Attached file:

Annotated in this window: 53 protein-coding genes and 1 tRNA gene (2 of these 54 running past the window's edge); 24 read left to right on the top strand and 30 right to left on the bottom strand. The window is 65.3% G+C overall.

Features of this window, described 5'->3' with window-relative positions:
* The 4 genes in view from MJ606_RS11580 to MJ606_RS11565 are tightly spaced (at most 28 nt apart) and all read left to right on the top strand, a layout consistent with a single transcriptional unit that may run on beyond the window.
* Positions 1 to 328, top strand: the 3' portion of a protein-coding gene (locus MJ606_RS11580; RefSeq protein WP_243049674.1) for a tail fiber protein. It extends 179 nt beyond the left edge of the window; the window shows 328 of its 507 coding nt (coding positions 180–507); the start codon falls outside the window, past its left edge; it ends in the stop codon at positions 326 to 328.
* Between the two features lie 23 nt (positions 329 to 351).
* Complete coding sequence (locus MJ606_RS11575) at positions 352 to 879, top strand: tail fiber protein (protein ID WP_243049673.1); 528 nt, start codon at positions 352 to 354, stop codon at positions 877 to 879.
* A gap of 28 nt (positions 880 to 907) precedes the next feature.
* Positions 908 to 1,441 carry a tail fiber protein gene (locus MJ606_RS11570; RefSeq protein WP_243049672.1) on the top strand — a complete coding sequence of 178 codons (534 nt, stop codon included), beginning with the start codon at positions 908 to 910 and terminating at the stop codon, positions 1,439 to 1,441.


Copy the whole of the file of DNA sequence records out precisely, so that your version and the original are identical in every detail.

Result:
Annotated in this window: 53 protein-coding genes and 1 tRNA gene (2 of these 54 running past the window's edge); 24 read left to right on the top strand and 30 right to left on the bottom strand. The window is 65.3% G+C overall.

Features of this window, described 5'->3' with window-relative positions:
* The 4 genes in view from MJ606_RS11580 to MJ606_RS11565 are tightly spaced (at most 28 nt apart) and all read left to right on the top strand, a layout consistent with a single transcriptional unit that may run on beyond the window.
* Positions 1 to 328, top strand: the 3' portion of a protein-coding gene (locus MJ606_RS11580; RefSeq protein WP_243049674.1) for a tail fiber protein. It extends 179 nt beyond the left edge of the window; the window shows 328 of its 507 coding nt (coding positions 180–507); the start codon falls outside the window, past its left edge; it ends in the stop codon at positions 326 to 328.
* Between the two features lie 23 nt (positions 329 to 351).
* Complete coding sequence (locus MJ606_RS11575) at positions 352 to 879, top strand: tail fiber protein (protein ID WP_243049673.1); 528 nt, start codon at positions 352 to 354, stop codon at positions 877 to 879.
* A gap of 28 nt (positions 880 to 907) precedes the next feature.
* Positions 908 to 1,441 carry a tail fiber protein gene (locus MJ606_RS11570; RefSeq protein WP_243049672.1) on the top strand — a complete coding sequence of 178 codons (534 nt, stop codon included), beginning with the start codon at positions 908 to 910 and terminating at the stop codon, positions 1,439 to 1,441.